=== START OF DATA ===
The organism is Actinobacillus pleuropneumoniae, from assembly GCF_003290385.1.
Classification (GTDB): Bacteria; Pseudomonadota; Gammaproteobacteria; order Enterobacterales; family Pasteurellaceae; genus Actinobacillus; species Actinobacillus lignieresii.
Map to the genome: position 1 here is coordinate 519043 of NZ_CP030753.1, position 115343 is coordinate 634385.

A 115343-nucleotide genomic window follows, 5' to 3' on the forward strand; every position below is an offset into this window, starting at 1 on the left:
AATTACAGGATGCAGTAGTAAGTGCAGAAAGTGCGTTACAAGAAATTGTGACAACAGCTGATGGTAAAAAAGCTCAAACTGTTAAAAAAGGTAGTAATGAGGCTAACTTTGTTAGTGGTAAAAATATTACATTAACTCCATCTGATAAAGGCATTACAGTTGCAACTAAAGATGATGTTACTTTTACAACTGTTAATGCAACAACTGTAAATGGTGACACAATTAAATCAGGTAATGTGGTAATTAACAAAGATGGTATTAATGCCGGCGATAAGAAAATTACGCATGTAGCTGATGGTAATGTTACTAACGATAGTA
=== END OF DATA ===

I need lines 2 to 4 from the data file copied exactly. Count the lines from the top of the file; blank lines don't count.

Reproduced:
Classification (GTDB): Bacteria; Pseudomonadota; Gammaproteobacteria; order Enterobacterales; family Pasteurellaceae; genus Actinobacillus; species Actinobacillus lignieresii.
Map to the genome: position 1 here is coordinate 519043 of NZ_CP030753.1, position 115343 is coordinate 634385.

A 115343-nucleotide genomic window follows, 5' to 3' on the forward strand; every position below is an offset into this window, starting at 1 on the left: